Whenever you’re working with a problem, take time to brainstorm the best questions. That’s because it’ll impact the quality of the root cause you’ll end up with.

    When Do the 5 Whys Not Work?

    As you’ve seen, the 5 Whys isn’t complicated and can be used for many kinds of problems, but it takes a lot of effort to execute correctly. When done right, it can help you find the culprit to most of your common problems. The problem is that this technique isn’t suited for every situation.

    Unreplicable Results

    You won’t be able to replicate the same results. Think about it: you’re creating your own questions and answering them in a unique way. No one else would be able to replicate your results for the most part.

    This means that even two teams working in the same environment will come up with two separate answers.

    Limited by the Knowledge Available

    As mentioned before, gather enough information when solving an unknown problem. The problem is that you won’t always have the best resources available. Because of this, you’ll limit yourself to the quality of your answers.

    If you’re ever facing an unknown topic, try a different problem-solving technique.

    Focusing on a Single Root Cause

    The main goal behind using the 5 Whys is to come up with a single root cause. But all problems don’t always have a single solution. For example, a marketing campaign can have a best, good, and worst case scenario.

    These limitations don’t make the 5 Whys a bad technique to use. Instead, they let you know how to use this technique more effectively.

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    The 5 Whys works best for improving processes and solving simple problems, but it falls short when working with complex problems. That’s why you’ll need to know other alternatives.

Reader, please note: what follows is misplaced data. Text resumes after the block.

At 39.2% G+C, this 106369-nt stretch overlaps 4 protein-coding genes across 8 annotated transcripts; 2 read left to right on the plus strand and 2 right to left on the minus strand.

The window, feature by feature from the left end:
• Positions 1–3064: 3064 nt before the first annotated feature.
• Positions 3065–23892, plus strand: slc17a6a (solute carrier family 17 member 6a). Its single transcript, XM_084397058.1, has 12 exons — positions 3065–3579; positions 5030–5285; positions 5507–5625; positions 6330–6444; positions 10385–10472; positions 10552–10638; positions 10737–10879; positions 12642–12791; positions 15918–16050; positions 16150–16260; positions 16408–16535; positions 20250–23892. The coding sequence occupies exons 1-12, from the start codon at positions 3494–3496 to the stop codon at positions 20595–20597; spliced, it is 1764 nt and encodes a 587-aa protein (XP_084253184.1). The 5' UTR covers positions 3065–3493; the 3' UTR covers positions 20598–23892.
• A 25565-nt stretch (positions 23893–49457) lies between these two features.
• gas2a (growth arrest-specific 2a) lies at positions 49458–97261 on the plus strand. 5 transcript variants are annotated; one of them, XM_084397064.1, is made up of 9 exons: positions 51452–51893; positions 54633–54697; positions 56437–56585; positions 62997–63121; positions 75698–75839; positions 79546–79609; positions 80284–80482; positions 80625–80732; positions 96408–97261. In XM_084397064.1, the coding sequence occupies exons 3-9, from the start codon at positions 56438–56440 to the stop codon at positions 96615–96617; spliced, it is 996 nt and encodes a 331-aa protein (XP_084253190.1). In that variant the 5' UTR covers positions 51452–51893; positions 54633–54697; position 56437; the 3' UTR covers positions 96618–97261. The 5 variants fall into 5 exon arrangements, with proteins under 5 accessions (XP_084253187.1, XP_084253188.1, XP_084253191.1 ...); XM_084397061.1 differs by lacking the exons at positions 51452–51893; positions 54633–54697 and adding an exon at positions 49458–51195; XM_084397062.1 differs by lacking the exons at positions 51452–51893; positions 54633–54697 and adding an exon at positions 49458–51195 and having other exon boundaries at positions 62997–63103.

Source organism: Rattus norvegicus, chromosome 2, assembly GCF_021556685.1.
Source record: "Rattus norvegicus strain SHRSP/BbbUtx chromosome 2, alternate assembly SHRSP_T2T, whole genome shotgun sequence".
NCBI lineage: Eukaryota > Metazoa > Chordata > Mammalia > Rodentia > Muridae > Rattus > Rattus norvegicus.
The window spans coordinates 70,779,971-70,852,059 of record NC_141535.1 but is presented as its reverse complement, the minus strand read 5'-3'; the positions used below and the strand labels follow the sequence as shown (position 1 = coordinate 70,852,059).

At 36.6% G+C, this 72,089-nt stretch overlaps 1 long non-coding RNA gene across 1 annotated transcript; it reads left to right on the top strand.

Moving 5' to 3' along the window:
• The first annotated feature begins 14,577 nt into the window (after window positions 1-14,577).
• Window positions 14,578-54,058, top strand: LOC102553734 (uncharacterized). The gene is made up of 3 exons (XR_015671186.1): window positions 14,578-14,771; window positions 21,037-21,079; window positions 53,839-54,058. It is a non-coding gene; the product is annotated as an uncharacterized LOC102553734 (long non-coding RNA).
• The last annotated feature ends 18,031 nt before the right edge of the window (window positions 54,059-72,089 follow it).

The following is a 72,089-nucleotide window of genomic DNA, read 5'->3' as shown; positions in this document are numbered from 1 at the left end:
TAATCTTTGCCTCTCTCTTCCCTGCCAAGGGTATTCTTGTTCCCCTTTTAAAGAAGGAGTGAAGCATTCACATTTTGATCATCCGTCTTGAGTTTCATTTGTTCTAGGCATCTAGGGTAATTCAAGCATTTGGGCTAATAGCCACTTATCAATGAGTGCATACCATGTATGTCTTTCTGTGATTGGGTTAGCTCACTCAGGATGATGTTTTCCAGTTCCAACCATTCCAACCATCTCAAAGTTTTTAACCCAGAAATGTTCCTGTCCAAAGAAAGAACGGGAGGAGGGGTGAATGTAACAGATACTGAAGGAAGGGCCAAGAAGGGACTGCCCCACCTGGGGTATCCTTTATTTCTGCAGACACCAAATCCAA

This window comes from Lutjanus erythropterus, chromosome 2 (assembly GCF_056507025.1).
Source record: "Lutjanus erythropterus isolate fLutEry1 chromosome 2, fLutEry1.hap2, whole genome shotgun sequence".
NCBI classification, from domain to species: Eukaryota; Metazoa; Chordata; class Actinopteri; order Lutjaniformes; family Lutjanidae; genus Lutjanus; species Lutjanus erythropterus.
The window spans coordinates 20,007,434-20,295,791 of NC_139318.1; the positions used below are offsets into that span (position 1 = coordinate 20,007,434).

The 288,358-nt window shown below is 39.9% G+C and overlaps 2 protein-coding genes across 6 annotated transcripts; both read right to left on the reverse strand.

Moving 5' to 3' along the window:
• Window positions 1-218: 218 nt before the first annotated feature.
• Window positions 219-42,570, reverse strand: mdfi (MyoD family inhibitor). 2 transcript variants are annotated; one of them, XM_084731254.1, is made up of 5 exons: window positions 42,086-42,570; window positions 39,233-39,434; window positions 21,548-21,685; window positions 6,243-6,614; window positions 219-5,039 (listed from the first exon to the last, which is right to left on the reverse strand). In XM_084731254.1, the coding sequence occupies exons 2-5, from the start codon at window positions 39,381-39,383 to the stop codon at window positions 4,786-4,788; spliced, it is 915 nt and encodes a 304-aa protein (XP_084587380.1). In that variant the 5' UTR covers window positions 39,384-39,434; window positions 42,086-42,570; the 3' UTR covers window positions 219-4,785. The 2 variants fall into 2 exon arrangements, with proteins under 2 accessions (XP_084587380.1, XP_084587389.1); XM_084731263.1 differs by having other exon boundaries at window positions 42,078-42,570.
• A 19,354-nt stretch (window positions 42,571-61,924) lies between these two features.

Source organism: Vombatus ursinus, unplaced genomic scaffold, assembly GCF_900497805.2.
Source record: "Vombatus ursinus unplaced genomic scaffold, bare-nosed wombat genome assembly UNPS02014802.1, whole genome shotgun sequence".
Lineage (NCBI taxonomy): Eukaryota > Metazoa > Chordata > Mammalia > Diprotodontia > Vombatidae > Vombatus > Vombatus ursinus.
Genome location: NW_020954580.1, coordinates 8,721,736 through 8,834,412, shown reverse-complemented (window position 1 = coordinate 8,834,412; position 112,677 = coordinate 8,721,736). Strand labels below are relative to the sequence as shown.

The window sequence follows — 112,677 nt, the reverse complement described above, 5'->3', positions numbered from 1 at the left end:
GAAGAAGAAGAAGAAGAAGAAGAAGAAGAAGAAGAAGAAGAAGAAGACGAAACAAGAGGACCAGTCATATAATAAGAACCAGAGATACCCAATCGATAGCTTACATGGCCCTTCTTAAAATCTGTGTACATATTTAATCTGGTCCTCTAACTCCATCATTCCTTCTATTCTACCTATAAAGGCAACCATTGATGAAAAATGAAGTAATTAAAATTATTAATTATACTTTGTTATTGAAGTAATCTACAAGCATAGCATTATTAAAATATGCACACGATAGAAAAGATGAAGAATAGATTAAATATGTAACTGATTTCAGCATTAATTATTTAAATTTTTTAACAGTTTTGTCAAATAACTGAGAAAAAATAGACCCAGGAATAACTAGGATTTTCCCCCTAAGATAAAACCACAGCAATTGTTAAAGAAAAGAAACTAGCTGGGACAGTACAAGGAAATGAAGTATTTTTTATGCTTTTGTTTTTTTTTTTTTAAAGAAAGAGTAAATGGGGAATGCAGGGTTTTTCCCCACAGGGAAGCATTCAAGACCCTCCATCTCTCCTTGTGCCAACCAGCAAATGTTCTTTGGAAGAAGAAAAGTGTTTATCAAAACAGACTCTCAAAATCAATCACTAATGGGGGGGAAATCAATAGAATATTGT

For example, a company’s low customer response rate may be due to several factors. In this case, you’d choose a technique that’s better suited to solve complex problems. Determine which problems you face the most to know which techniques will help you the most.

    The Bottom Line

    Imagine conquering issues most people give up on.

    People would look at you and assume that you know 1000 ways to solve a problem. The truth is that not much has changed since you’d struggled with solving problems.

    But you’re now using a proven system that’s made your life easier.

    You’re a problem-solving machine.

    If you don’t believe this can be your reality, you’re wrong. You have what it takes to solve your problems, but you’ll need to practice. Start by asking one question today as you face a problem.

    Then, keep doing the same until you’re asking several questions for each of your problems. You won’t master the 5 Whys analysis overnight, but, with enough practice, this technique will feel more natural.

    More Problem Solving Techniques

    Featured photo credit: Startaê Team via unsplash.com

    Reference

    [1] Harvard Business Review: The Unimportance of Practically Everything
    [2] Harvard Business Review: The Five Whys for Start-Ups